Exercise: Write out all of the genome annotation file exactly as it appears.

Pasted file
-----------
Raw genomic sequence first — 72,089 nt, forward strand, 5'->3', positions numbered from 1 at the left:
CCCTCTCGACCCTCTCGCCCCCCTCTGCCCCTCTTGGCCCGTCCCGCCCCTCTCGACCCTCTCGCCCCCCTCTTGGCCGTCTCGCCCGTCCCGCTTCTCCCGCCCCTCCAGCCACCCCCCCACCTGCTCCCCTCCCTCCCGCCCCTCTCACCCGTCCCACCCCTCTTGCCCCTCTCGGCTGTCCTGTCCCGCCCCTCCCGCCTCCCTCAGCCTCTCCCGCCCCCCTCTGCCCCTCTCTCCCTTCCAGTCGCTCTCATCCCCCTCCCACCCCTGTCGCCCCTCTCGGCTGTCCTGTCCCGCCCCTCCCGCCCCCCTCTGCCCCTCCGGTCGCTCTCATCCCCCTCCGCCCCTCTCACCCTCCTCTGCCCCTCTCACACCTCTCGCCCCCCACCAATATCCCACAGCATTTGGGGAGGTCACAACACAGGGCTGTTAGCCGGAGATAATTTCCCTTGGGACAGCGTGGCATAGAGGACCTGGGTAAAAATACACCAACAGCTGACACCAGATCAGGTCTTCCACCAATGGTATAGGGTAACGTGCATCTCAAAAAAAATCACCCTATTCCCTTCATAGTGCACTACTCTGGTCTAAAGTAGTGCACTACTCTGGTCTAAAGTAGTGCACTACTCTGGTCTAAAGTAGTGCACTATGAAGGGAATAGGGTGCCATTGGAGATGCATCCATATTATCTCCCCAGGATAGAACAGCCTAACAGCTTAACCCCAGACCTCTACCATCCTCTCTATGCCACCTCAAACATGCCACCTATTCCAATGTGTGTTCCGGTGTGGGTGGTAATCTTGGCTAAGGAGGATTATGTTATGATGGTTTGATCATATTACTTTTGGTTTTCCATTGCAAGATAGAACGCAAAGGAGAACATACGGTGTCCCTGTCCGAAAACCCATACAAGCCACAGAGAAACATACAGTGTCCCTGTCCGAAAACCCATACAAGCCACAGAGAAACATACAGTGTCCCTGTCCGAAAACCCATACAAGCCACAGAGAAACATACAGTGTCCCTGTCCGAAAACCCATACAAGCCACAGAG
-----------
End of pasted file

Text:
Raw genomic sequence first — 72,089 nt, forward strand, 5'->3', positions numbered from 1 at the left:
CCCTCTCGACCCTCTCGCCCCCCTCTGCCCCTCTTGGCCCGTCCCGCCCCTCTCGACCCTCTCGCCCCCCTCTTGGCCGTCTCGCCCGTCCCGCTTCTCCCGCCCCTCCAGCCACCCCCCCACCTGCTCCCCTCCCTCCCGCCCCTCTCACCCGTCCCACCCCTCTTGCCCCTCTCGGCTGTCCTGTCCCGCCCCTCCCGCCTCCCTCAGCCTCTCCCGCCCCCCTCTGCCCCTCTCTCCCTTCCAGTCGCTCTCATCCCCCTCCCACCCCTGTCGCCCCTCTCGGCTGTCCTGTCCCGCCCCTCCCGCCCCCCTCTGCCCCTCCGGTCGCTCTCATCCCCCTCCGCCCCTCTCACCCTCCTCTGCCCCTCTCACACCTCTCGCCCCCCACCAATATCCCACAGCATTTGGGGAGGTCACAACACAGGGCTGTTAGCCGGAGATAATTTCCCTTGGGACAGCGTGGCATAGAGGACCTGGGTAAAAATACACCAACAGCTGACACCAGATCAGGTCTTCCACCAATGGTATAGGGTAACGTGCATCTCAAAAAAAATCACCCTATTCCCTTCATAGTGCACTACTCTGGTCTAAAGTAGTGCACTACTCTGGTCTAAAGTAGTGCACTACTCTGGTCTAAAGTAGTGCACTATGAAGGGAATAGGGTGCCATTGGAGATGCATCCATATTATCTCCCCAGGATAGAACAGCCTAACAGCTTAACCCCAGACCTCTACCATCCTCTCTATGCCACCTCAAACATGCCACCTATTCCAATGTGTGTTCCGGTGTGGGTGGTAATCTTGGCTAAGGAGGATTATGTTATGATGGTTTGATCATATTACTTTTGGTTTTCCATTGCAAGATAGAACGCAAAGGAGAACATACGGTGTCCCTGTCCGAAAACCCATACAAGCCACAGAGAAACATACAGTGTCCCTGTCCGAAAACCCATACAAGCCACAGAGAAACATACAGTGTCCCTGTCCGAAAACCCATACAAGCCACAGAGAAACATACAGTGTCCCTGTCCGAAAACCCATACAAGCCACAGAG